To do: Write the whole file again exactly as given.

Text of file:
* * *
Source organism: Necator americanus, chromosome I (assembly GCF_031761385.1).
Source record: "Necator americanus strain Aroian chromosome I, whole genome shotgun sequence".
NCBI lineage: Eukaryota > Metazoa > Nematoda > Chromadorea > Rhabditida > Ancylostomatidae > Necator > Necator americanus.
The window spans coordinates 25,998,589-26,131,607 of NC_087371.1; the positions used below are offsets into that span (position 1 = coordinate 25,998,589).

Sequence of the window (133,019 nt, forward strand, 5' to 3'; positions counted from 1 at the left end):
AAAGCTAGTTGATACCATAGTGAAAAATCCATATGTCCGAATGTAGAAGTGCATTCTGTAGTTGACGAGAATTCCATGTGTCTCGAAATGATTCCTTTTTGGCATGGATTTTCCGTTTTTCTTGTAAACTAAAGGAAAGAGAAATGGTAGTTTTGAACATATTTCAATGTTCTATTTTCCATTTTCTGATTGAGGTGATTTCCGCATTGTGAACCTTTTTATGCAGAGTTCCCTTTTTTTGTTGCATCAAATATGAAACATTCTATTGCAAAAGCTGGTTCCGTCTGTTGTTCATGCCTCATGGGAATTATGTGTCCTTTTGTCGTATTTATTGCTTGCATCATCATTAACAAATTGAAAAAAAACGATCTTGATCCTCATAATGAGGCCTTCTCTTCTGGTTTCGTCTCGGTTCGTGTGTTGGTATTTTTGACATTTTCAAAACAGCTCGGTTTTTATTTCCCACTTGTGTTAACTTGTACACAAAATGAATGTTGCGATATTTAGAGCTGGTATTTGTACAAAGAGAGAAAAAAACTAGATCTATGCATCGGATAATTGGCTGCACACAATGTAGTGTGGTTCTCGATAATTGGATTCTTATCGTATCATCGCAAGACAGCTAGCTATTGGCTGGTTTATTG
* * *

Source organism: Necator americanus, chromosome I (assembly GCF_031761385.1).
Source record: "Necator americanus strain Aroian chromosome I, whole genome shotgun sequence".
NCBI lineage: Eukaryota > Metazoa > Nematoda > Chromadorea > Rhabditida > Ancylostomatidae > Necator > Necator americanus.
The window spans coordinates 25,998,589-26,131,607 of NC_087371.1; the positions used below are offsets into that span (position 1 = coordinate 25,998,589).

Sequence of the window (133,019 nt, forward strand, 5' to 3'; positions counted from 1 at the left end):
AAAGCTAGTTGATACCATAGTGAAAAATCCATATGTCCGAATGTAGAAGTGCATTCTGTAGTTGACGAGAATTCCATGTGTCTCGAAATGATTCCTTTTTGGCATGGATTTTCCGTTTTTCTTGTAAACTAAAGGAAAGAGAAATGGTAGTTTTGAACATATTTCAATGTTCTATTTTCCATTTTCTGATTGAGGTGATTTCCGCATTGTGAACCTTTTTATGCAGAGTTCCCTTTTTTTGTTGCATCAAATATGAAACATTCTATTGCAAAAGCTGGTTCCGTCTGTTGTTCATGCCTCATGGGAATTATGTGTCCTTTTGTCGTATTTATTGCTTGCATCATCATTAACAAATTGAAAAAAAACGATCTTGATCCTCATAATGAGGCCTTCTCTTCTGGTTTCGTCTCGGTTCGTGTGTTGGTATTTTTGACATTTTCAAAACAGCTCGGTTTTTATTTCCCACTTGTGTTAACTTGTACACAAAATGAATGTTGCGATATTTAGAGCTGGTATTTGTACAAAGAGAGAAAAAAACTAGATCTATGCATCGGATAATTGGCTGCACACAATGTAGTGTGGTTCTCGATAATTGGATTCTTATCGTATCATCGCAAGACAGCTAGCTATTGGCTGGTTTATTG